TECHNOLOGY can be both disruptive and beneficial.
However, the main goal for developing technology is the convenience it brings to allow us more time to pursue more productive activities. Communication becomes instantaneous, production is faster and life becomes easier.
At least, that is the plan. And it becomes so compelling that it becomes disruptive--that is, it changes the way things used to work and therefore creates new opportunities, as well as kills old businesses.
If you hit pay dirt, then you have a great startup and people will come in droves to fund it. So we have stories on Facebook, Uber, AirBnB, Grab, Netflix, Spotify and the like. However, in the last one or two years, there has been a dirth of startups that have made it massively.
Sometimes many weird ideas come out. I remember a mobile app and all it said was “Yo!” It was thought of as a great idea and got funding. One of the popular ones that famously did not make it was a company called Juicero. It was a brilliant example of an overhyped product that failed. Juicero worked as a WiFi connected juicer that provided the user with a glass of freshly squeezed juice every morning. A pod containing pre-chopped fruits and vegetables is placed in between Juicero’s plates, which squeezed the sachets to release the liquid.
Geared toward rich Californians who have hopped onto the health and wellness trend, all was well until Bloomberg burst its bubble by likening Juicero to squeezing ketchup out of a tube. The only thing it had going for was its appearance. A sleek machine with clean modern lines, Juicero’s whole aesthetic was similar to Apple’s designs. It was a subscription service for juice. Buy the product, pay for the pods.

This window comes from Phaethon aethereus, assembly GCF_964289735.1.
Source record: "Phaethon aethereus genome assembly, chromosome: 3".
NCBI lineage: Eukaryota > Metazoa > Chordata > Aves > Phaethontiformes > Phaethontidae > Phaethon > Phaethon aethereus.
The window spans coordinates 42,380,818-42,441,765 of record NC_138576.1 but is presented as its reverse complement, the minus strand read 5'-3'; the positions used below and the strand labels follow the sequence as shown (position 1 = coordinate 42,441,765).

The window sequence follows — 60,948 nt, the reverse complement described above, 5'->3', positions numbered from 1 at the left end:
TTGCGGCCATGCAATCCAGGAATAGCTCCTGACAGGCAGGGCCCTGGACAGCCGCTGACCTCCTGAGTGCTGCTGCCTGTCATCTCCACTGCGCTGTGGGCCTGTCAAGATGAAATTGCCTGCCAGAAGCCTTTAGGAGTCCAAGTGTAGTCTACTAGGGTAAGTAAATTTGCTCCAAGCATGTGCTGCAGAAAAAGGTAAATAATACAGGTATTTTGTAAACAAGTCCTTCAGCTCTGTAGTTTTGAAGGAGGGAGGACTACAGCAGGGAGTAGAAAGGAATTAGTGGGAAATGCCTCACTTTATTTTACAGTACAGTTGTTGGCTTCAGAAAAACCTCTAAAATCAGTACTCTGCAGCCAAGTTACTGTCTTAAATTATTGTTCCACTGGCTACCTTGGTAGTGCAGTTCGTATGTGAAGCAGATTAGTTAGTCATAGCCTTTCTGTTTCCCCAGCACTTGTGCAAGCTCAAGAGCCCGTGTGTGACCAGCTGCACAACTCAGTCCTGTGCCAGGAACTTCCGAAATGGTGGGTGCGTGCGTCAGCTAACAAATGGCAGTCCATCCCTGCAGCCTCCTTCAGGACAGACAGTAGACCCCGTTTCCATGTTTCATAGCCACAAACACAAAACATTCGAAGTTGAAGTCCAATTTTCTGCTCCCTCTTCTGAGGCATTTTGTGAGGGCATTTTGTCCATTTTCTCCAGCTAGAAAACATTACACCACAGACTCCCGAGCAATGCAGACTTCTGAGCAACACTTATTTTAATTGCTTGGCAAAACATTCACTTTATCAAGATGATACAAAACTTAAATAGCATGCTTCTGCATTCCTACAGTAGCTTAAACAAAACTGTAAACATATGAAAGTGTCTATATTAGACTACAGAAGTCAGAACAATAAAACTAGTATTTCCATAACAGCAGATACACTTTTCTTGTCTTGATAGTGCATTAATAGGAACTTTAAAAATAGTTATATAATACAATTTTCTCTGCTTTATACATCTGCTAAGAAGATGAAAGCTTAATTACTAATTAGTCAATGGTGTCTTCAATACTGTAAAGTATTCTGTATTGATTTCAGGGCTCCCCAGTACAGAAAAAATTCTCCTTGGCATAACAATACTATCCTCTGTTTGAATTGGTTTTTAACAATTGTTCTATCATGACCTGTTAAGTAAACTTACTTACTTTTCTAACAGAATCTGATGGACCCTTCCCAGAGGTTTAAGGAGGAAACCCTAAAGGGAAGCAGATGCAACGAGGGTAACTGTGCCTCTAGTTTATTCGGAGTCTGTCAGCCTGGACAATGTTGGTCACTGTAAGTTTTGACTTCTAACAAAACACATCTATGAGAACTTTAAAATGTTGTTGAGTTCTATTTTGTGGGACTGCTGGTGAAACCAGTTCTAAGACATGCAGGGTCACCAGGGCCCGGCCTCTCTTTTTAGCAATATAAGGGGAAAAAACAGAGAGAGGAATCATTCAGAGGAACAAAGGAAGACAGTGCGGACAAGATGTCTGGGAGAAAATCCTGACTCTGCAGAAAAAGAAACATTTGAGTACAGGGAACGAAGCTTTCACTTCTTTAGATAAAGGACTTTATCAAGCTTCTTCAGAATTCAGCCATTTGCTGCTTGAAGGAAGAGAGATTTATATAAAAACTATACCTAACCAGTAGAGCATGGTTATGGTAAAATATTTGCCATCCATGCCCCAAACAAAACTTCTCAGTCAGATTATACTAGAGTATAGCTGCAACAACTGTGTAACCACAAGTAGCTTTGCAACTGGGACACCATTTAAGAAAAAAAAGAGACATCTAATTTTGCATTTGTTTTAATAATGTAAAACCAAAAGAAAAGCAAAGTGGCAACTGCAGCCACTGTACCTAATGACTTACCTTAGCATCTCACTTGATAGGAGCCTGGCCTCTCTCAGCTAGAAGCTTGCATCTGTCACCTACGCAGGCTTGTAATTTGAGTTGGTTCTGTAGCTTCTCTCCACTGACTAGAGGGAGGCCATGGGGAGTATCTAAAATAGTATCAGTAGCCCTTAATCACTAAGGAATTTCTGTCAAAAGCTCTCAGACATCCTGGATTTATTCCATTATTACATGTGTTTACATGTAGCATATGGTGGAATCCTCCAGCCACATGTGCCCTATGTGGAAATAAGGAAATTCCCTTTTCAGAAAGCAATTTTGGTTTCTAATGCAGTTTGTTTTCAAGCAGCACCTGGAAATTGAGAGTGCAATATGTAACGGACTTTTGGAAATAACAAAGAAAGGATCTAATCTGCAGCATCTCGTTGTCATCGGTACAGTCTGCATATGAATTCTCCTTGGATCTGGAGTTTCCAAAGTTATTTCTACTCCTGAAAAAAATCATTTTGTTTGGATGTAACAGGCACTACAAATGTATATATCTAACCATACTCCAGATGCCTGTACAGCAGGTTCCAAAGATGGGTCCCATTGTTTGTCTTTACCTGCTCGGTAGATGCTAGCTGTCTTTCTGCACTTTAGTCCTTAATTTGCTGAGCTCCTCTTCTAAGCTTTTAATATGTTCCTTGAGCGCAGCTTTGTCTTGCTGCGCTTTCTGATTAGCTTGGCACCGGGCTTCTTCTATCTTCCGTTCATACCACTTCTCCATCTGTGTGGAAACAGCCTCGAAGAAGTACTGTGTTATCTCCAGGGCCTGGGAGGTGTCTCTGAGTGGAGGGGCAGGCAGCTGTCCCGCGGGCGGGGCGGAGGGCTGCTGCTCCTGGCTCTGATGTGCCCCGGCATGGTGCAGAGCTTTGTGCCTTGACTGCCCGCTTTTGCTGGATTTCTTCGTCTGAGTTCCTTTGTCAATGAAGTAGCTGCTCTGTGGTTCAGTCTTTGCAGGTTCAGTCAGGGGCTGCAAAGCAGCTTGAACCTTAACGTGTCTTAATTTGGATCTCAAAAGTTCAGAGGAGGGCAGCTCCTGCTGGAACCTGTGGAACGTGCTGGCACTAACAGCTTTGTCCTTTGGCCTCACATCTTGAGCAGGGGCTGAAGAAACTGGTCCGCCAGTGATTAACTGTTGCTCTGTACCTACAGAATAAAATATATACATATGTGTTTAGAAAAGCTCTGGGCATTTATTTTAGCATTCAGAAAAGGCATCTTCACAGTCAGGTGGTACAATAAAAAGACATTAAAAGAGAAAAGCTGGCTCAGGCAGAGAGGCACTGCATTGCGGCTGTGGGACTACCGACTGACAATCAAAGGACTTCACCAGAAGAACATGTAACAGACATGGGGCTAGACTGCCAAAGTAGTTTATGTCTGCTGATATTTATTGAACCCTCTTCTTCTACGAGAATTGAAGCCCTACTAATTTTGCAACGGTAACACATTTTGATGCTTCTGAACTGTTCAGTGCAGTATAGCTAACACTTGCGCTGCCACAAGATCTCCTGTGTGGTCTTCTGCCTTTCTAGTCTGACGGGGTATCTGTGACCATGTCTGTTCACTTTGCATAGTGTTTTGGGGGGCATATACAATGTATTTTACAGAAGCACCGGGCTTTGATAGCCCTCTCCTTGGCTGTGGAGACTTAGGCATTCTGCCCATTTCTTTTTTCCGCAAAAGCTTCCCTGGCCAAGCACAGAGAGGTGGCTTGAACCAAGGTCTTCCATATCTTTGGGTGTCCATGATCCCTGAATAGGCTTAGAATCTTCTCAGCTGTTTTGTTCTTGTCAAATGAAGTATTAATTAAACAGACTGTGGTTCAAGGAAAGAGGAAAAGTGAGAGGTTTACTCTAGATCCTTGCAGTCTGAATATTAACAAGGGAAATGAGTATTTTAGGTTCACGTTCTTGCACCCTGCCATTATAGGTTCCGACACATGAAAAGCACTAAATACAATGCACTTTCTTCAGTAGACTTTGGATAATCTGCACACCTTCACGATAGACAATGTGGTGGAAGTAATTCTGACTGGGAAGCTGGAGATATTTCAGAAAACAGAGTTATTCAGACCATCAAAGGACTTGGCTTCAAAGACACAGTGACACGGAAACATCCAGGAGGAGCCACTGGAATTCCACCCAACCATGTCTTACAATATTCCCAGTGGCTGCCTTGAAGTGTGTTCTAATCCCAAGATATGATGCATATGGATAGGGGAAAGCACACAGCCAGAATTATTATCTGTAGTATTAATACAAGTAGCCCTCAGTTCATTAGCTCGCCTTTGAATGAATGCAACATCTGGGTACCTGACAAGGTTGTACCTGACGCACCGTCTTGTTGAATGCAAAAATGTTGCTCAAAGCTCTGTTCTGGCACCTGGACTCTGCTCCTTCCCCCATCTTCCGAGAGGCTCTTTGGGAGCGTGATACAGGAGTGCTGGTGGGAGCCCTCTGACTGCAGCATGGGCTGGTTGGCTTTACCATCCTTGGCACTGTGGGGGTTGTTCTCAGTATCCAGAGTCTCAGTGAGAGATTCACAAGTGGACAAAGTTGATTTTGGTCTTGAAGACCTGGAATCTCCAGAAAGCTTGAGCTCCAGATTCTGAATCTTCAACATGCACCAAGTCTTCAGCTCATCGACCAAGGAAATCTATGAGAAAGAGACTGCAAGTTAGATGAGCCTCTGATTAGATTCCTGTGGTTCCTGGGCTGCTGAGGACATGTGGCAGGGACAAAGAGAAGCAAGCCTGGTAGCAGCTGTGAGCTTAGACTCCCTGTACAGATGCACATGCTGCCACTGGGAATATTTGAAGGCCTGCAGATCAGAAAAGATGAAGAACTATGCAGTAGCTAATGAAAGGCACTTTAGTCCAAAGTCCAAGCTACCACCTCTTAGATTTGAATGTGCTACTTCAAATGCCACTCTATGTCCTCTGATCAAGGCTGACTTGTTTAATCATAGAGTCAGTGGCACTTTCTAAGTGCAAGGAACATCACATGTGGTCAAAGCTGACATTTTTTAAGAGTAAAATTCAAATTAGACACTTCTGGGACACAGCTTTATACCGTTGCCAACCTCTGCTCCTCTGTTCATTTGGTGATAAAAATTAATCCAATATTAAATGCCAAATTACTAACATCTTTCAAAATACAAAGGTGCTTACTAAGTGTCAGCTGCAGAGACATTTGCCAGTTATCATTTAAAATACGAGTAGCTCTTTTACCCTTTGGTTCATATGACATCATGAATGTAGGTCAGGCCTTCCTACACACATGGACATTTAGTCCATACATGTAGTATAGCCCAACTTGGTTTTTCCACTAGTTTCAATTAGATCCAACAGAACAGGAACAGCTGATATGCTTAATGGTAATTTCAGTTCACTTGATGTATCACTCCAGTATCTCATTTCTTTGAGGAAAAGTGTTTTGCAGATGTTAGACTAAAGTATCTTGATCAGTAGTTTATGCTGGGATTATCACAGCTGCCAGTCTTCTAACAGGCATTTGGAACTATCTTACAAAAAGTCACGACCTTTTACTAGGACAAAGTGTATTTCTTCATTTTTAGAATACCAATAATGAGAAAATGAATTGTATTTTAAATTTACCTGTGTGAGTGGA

You would really be better off just buying a drink from a shop. But then sometimes, rich people pay a lot of money to be cool. Who knows? We don’t really need an iPhone, but hundreds of millions own one.
Last week, we attended Xiamen’s China International Fair for Investment and Trade. This is the 20th year it has happened and it has grown tremendously that this year promised to have over 5,000 exhibitors and well over 150,000 attendees.
What impressed me was the technology at work. Before we went in, the host gave us our ID cards. However, they did not scan these. The device scanned our faces, recognized who we were, flashed our names, and let us in. It was technology in action and it was quite impressive and scary.
China is in the forefront of facial recognition technology and has deployed it in many public places to identify people. Some police have reportedly donned glasses that scan people’s faces and inform them whether the person is on the wanted list or not. Scary, but the technology of big brother snooping in our everyday lives is now possible.